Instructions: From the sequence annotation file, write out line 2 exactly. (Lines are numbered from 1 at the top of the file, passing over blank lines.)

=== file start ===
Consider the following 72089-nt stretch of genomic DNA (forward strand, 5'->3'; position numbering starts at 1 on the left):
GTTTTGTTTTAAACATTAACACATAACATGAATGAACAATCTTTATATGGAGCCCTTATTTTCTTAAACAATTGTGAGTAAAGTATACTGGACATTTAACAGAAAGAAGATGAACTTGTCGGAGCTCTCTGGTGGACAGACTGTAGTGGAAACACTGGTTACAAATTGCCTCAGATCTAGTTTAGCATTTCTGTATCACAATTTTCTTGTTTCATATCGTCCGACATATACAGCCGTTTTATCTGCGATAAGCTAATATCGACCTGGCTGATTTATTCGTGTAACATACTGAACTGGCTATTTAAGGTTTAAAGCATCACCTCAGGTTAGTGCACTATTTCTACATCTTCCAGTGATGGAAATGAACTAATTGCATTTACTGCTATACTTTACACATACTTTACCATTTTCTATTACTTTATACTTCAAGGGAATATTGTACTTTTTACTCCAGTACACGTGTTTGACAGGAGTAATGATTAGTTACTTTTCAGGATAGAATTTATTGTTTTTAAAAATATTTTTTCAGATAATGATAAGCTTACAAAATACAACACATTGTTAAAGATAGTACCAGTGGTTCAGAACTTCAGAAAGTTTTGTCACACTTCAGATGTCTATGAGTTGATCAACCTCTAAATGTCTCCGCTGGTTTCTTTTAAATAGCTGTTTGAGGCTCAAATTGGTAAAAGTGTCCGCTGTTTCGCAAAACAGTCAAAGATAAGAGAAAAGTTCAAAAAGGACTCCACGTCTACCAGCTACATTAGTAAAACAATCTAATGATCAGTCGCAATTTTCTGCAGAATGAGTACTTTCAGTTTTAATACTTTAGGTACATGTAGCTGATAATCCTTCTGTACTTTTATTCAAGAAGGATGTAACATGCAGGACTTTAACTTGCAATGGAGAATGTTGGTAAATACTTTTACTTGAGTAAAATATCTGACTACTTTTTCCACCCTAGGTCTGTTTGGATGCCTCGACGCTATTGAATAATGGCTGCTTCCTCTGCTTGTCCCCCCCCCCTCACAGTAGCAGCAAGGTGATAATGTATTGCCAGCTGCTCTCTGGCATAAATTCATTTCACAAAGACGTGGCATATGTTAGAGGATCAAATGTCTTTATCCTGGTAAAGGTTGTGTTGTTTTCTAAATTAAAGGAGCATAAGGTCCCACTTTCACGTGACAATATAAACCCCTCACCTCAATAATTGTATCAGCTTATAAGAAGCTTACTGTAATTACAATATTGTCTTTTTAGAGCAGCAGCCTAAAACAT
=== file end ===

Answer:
GTTTTGTTTTAAACATTAACACATAACATGAATGAACAATCTTTATATGGAGCCCTTATTTTCTTAAACAATTGTGAGTAAAGTATACTGGACATTTAACAGAAAGAAGATGAACTTGTCGGAGCTCTCTGGTGGACAGACTGTAGTGGAAACACTGGTTACAAATTGCCTCAGATCTAGTTTAGCATTTCTGTATCACAATTTTCTTGTTTCATATCGTCCGACATATACAGCCGTTTTATCTGCGATAAGCTAATATCGACCTGGCTGATTTATTCGTGTAACATACTGAACTGGCTATTTAAGGTTTAAAGCATCACCTCAGGTTAGTGCACTATTTCTACATCTTCCAGTGATGGAAATGAACTAATTGCATTTACTGCTATACTTTACACATACTTTACCATTTTCTATTACTTTATACTTCAAGGGAATATTGTACTTTTTACTCCAGTACACGTGTTTGACAGGAGTAATGATTAGTTACTTTTCAGGATAGAATTTATTGTTTTTAAAAATATTTTTTCAGATAATGATAAGCTTACAAAATACAACACATTGTTAAAGATAGTACCAGTGGTTCAGAACTTCAGAAAGTTTTGTCACACTTCAGATGTCTATGAGTTGATCAACCTCTAAATGTCTCCGCTGGTTTCTTTTAAATAGCTGTTTGAGGCTCAAATTGGTAAAAGTGTCCGCTGTTTCGCAAAACAGTCAAAGATAAGAGAAAAGTTCAAAAAGGACTCCACGTCTACCAGCTACATTAGTAAAACAATCTAATGATCAGTCGCAATTTTCTGCAGAATGAGTACTTTCAGTTTTAATACTTTAGGTACATGTAGCTGATAATCCTTCTGTACTTTTATTCAAGAAGGATGTAACATGCAGGACTTTAACTTGCAATGGAGAATGTTGGTAAATACTTTTACTTGAGTAAAATATCTGACTACTTTTTCCACCCTAGGTCTGTTTGGATGCCTCGACGCTATTGAATAATGGCTGCTTCCTCTGCTTGTCCCCCCCCCCTCACAGTAGCAGCAAGGTGATAATGTATTGCCAGCTGCTCTCTGGCATAAATTCATTTCACAAAGACGTGGCATATGTTAGAGGATCAAATGTCTTTATCCTGGTAAAGGTTGTGTTGTTTTCTAAATTAAAGGAGCATAAGGTCCCACTTTCACGTGACAATATAAACCCCTCACCTCAATAATTGTATCAGCTTATAAGAAGCTTACTGTAATTACAATATTGTCTTTTTAGAGCAGCAGCCTAAAACAT